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Christopher R Prior

Fellow and Tutor in Mathematics Trinity College, Oxford

ASTeC Intense Beams Group Rutherford Appleton Laboratory

Maxwells equations and Lorentz Force Law Motion of a charged particle under constant Electromagnetic fields Relativistic transformations of fields Electromagnetic waves Waves in a uniform conducting guide
Simple example TE01 mode Propagation constant, cut-off frequency Group velocity, phase velocity Illustrations

J.D. Jackson: Classical Electrodynamics H.D. Young and R.A. Freedman: University Physics (with Modern Physics) P.C. Clemmow: Electromagnetic Theory Feynmann Lectures on Physics W.K.H. Panofsky and M.N. Phillips: Classical Electricity and Magnetism G.L. Pollack and D.R. Stump: Electromagnetism

What is electromagnetism?
The study of Maxwells equations, devised in 1863 to represent the relationships between electric and magnetic fields in the presence of electric charges and currents, whether steady or rapidly fluctuating, in a vacuum or in matter. The equations represent one of the most elegant and concise way to describe the fundamentals of electricity and magnetism. They pull together in a consistent way earlier results known from the work of Gauss, Faraday, Ampre, Biot, Savart and others. Remarkably, Maxwells equations are perfectly consistent with the transformations of special relativity.

Maxwells Equations
Relate Electric and Magnetic fields generated by charge and current distributions.
E = electric field D = electric displacement H = magnetic field B = magnetic flux density = charge density j = current density 0 (permeability of free space) = 4 10-7 0 (permittivity of free space) = 8.854 10-12 c (speed of light) = 2.99792458 108 m/s

r D = r B = 0 r r B E = t r r r D H = j + t

r r r r In vacuum D = 0 E , B = 0 H , 0 0 c 2 = 1


st 1


r E =

Equivalent to Gauss Flux Theorem: r r r 1 E = E dS =

dV =

The flux of electric field out of a closed region is proportional to the total electric charge Q enclosed within the surface. A point charge q generates an electric field
r E= r r E dS = q 4 0 r 3 q r r


dS q r 2 = 0 4 0 sphere

Area integral gives a measure of the net charge enclosed; divergence of the electric field gives the density of the sources.

Maxwells 2nd Equation

r B = 0

r B = 0
r r B dS = 0

Gauss law for magnetism: The net magnetic flux out of any closed surface is zero. Surround a magnetic dipole with a closed surface. The magnetic flux directed inward towards the south pole will equal the flux outward from the north pole. If there were a magnetic monopole source, this would give a non-zero integral. Gauss law for magnetism is then a statement that There are no magnetic monopoles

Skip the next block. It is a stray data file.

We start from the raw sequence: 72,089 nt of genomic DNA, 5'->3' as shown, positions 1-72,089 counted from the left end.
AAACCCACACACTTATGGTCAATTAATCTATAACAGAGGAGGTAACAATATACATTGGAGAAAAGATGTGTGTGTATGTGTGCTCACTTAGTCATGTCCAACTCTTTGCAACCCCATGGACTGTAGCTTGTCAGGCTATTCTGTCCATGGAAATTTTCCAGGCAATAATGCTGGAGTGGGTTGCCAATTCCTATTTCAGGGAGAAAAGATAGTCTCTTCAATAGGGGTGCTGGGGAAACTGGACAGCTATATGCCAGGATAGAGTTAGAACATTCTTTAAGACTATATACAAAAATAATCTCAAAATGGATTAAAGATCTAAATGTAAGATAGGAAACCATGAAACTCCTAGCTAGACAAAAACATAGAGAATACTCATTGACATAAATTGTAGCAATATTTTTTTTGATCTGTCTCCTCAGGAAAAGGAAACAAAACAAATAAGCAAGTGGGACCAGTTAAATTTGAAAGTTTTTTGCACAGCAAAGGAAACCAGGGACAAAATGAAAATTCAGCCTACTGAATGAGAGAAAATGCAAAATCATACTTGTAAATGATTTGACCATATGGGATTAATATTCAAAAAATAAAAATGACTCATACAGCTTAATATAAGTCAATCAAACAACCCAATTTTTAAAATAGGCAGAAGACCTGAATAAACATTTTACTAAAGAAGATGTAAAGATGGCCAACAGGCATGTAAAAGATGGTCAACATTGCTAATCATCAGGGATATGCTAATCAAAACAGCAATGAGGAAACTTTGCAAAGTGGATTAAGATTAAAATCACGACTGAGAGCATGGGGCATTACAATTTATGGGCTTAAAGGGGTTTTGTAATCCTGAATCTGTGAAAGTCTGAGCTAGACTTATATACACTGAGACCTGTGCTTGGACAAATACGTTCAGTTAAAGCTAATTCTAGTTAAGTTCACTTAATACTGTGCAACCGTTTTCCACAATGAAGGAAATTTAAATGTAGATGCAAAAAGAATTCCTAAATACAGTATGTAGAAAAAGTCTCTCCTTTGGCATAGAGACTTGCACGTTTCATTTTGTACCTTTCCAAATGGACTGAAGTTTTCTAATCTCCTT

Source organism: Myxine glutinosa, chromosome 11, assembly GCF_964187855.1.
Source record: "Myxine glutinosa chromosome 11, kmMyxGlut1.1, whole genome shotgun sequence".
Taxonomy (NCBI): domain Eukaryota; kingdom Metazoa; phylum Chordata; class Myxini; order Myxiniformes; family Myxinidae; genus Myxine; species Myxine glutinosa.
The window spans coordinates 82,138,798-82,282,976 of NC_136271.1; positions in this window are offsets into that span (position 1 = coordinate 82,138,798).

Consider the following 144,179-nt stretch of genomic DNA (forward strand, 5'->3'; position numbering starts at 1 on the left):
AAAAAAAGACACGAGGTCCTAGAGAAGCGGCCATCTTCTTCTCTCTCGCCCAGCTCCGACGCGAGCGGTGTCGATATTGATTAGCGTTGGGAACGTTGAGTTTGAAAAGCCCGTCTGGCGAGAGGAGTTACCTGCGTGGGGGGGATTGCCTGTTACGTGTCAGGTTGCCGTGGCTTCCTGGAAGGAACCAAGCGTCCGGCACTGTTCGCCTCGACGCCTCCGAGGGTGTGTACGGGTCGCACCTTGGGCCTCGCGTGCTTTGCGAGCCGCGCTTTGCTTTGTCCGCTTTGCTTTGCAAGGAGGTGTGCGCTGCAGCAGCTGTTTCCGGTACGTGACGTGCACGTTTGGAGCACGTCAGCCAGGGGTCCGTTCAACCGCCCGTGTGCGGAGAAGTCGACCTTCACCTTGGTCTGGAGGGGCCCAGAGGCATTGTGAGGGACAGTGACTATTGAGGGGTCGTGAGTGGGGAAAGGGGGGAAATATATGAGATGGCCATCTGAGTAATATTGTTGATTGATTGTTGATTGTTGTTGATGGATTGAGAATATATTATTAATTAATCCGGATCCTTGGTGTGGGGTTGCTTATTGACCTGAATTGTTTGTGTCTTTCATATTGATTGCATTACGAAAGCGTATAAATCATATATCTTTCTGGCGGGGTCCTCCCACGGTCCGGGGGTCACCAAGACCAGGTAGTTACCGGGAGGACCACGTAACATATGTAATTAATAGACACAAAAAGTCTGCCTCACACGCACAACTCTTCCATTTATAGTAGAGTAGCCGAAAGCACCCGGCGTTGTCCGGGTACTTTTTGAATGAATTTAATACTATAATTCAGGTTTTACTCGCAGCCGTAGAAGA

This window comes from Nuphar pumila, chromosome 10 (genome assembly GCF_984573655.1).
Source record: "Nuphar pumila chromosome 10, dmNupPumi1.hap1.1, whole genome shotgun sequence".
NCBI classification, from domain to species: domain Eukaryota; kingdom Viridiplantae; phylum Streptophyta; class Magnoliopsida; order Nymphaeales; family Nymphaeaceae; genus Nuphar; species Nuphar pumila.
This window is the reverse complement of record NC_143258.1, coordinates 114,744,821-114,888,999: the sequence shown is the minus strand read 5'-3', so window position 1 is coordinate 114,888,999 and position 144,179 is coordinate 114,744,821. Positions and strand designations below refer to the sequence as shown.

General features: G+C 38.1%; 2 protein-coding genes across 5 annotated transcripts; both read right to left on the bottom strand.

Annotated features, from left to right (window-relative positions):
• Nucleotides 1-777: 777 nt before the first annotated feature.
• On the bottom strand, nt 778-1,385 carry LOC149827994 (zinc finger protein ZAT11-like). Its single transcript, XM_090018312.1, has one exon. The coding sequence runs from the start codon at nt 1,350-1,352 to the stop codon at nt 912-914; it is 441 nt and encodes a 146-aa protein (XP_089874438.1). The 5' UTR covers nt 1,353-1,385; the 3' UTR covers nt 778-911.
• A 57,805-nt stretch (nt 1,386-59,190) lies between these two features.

Maxwells 3rd Equation

Equivalent to Faradays Law of Induction: r r r B r E dS = t dS S S r r r d d (for a fixed circuit C) E dl = B dS = dt dt S C

r r B E = t

The electromotive force round a r r circuit = E dl is proportional to the rate of change of flux of magnetic r r field, = B dl through the circuit.

Faradays Law is the basis for electric generators. It also forms the basis for inductors and transformers.

Maxwells 4th Equation

r r r 1 E B = 0 j + 2 c t
r r B = 0 j

Originates from Ampres (Circuital) Law :

r r r r r r B dl = B dS = 0 j dS = 0 I


Satisfied by the field for a steady line current (Biot-Savart Law, 1820):

r 0 I B= 4

r r dl r r3

For a straight line current

0 I B = 2r

Need for displacement current

Faraday: vary B-field, generate E-field Maxwell: varying E-field should then produce a B-field, but not covered by Ampres Law. Apply Ampre to surface 1 (flat disk): line integral of B = 0I Surface 2 Surface 1 Applied to surface 2, line integral is zero since no current penetrates the deformed surface. Q dQ dE In capacitor, E = , so I = = 0 A 0 A dt dt r r E Displacement current density is jd = 0 t

Current I

Closed loop

r r r r r E B = 0 ( j + jd ) = 0 j + 0 0 t

Consistency with charge conservation

Charge conservation: Total
current flowing out of a region equals the rate of decrease of charge within the volume.

From Maxwells equations:

Take divergence of (modified) Ampres equation

r r d j dS = dV dt r j dV = t dV r j + =0 t

r r 1 B = 0 j + 2 E c t r 0 = 0 j + 0 0 t 0 r 0 = j + t

Charge conservation is implicit in Maxwells Equations

Maxwells Equations in Vacuo

r r r r 1 D = 0 E , B = 0 H , 0 0 = 2 c

In vacuum

Source-free equations:
r B = 0 v r B E+ =0 t

Equivalent integral forms (sometimes useful for simple geometries)

r v 1 E dS = r r B dS = 0


Source equations
r E = r v 1 E r B 2 = 0 j c t

r r r r d d E dl = dt B dS = dt r r r r r r 1 d B dl = 0 j dS + c 2 dt E dS

Example: Calculate E from B


r r d r E dl = dt B dS
r < r0 2 rE = r 2 B0 cos t B0 r E = cos t 2

B0 cos t Bz = 0
Also from

r < r0

r > r0 r r B E = t

r > r0

2 rE = r02 B0 cos t E =

r02 B0

cos t

r r r 1 E then gives current density necessary B = 0 j + 2 c dt to sustain the fields

Lorentz force law

Supplement to Maxwells equations, gives force on a charged particle moving in an electromagnetic field: r r r r f = q E+v B r r r r For continuous distributions, have a force density f d = E + j B

Relativistic equation of motion

4-vector form: 3-vector component:

r r v f dP F= c , d

r r 1 dE dp f = , c dt dt

r r r r r d (m0 v ) = f = q E + v B dt

Motion of charged particles in constant electromagnetic fields

r r r r r d (m0 v ) = f = q E + v B dt

Constant E-field gives uniform acceleration in straight line

q d r Solution of dt ( v ) = m E 0